University of San Diego senior Katrina Manalo is passionate about her International Relations major. Yet for her and several other USD students, participation in the recent Orange County Model United Nations (MUN) Conference provided a new and rewarding experience.
“It was so fun to be around people who have the same passion as you about international affairs,” said Manalo of MUN, which simulates the real United Nations as students are placed in the role of representing countries on key issues, debating and working with other countries to create resolutions. “Everyone wants to make a difference. Everyone wants to make something happen in the future.”
Students, however, can’t use their personal beliefs to help sway resolution. They must fully research their respective country prior to the conference and do what’s legitimately best for the country. Sometimes, the research requires special attention, as Manalo knew when she drew Libya. Currently experiencing a major power shift in the wake of actions involving former dictator Muammar Gaddafi, Manalo was ready.
“I came in a little intimidated because it was my first conference and I knew there would be high expectations, but getting Libya helped me. I stayed up on current events and it helped my research and public speaking skills,” she said. “I did some resolution writing, too, so that was new. Now that I’ve been to one conference, I think I’ll be better prepared next time.”
Manalo will get her chance, as she will represent Libya again when USD Model United Nations students go to a conference Nov. 4-5 at University of California, Santa Barbara.
Seeing students have this educational exercise is also fun for Political Science and International Relations Professor Mary McKenzie, PhD, JD, who is USD’s MUN advisor.
“I think it’s one of the most wonderful pedagogical exercises, especially for students in international relations,” McKenzie said. “It gives them a view you just can’t get even if you’re sitting in a classroom and talking about international relations.”
McKenzie said a core group of 25-30 students participate in USD’s program and several more are at least part-time members. “This year is the most active MUN group we’ve had and we’ve never been as successful at winning awards as we did (Oct. 15).”
Sophia Carrillo, a junior political science/sociology double major and peace and justice studies minor, and sophomore International Relations major Tanner Boisjolie earned research awards at the conference. Carrillo (pictured) and Natasha Mahapatro, a sophomore International Relations major, were chosen as outstanding delegates.
“My experiences have given me a greater appreciation for international relations,” said Carrillo, a third-year MUN participant who has worked for USD’s Trans-Border Institute and spent part of this past summer at the Fulbright Roehampton University Summer Institute in London.
“It’s very gratifying to see MUN grow through these committed students, especially someone like Sophia who takes it on as her own and just goes for it,” McKenzie said. “With each conference the students attend they become more self-confident, show they can take on greater responsibility and have the ability to make analytical connections. To see this done, all from a global perspective, is so rewarding because it’s absolutely crucial in today’s world.”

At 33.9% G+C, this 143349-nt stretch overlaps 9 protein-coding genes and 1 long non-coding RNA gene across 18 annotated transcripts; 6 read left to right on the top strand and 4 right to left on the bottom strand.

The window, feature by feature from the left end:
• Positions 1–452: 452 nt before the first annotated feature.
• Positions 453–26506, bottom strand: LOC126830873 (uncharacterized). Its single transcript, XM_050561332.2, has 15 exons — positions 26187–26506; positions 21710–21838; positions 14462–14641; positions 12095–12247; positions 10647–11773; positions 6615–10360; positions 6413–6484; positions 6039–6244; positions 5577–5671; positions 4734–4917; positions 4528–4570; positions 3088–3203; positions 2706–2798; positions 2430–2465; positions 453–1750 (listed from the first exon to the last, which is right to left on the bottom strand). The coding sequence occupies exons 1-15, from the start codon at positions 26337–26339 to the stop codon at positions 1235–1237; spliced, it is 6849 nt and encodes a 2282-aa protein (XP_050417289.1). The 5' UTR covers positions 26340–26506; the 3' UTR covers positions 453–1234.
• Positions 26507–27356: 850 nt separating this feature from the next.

The Orange County event assigned USD to countries such as Botswana, Democratic Republic of Congo, Libyan Arab Jamahiriya, Panama, Russian Federation, Senegal and Tanzania. Students participated within one of the following groups: General Assembly, protection of indigenous rights; World Health Organization, immunizations in developing countries; UN High Commission for Refugees, protection of refugees in camps; African Union, Sudanese peace process; Group of 20, combating the global finance crisis; and UN Security Council, open agenda.
Boisjolie, representing the Russian Federation in the UN Security Council, earned a research award for his one-page, pre-conference position paper on Russia’s stance on UN policy against Syria. During the conference, the Security Council focused on issues involving the Kurdufan (central) region of Sudan. Boisjolie said his high school speech and debate background helped him during the conference.
“We contested a lot of evidence. It’s more personal, though, because it’s a smaller group. There’s more pressure to up your game here,” he said. “There are clear power blocs like Russia and China and western powers such as the U.S., France and Great Britain. The big countries wield a lot of veto power. There’s a lot of contention and pressure to reach a compromise. If it’s not acceptable, they can shut you down.”
Nevertheless, USD’s MUN program has experienced financial stability. McKenzie said a 2010 anonymous $100,000 donation, spread out over 10 years, helps cover conference entry fees and expenses. The program, as it did last year, will send a few students to New York this spring for a national MUN event. The program is hosting a MUN high school conference Feb. 25 at the Joan B. Kroc Institute for Peace & Justice, giving USD students the chance to run the event from start to finish.
It’s likely, too, that a high school student at the February conference will get as much out of it as USD’s Mahapatro did representing the Democratic Republic of the Congo in the World Health Organization committee on immunizations.
“It was a pity party because the Congo’s ranking on the Human Development Index is 168th out of 169 countries. People were coming to me, knowing I wanted money for the re-establishment of clinics. But, because I looked at it from an objective view, short-term goals, and not really focused on just getting the money, I wanted to find ways to directly impact the most vulnerable people in the country. I learned a lot about how the UN works in a realistic sense. By the end of the day, I was so into being the DRC rep. This experience was so powerful.”
— Ryan T. Blystone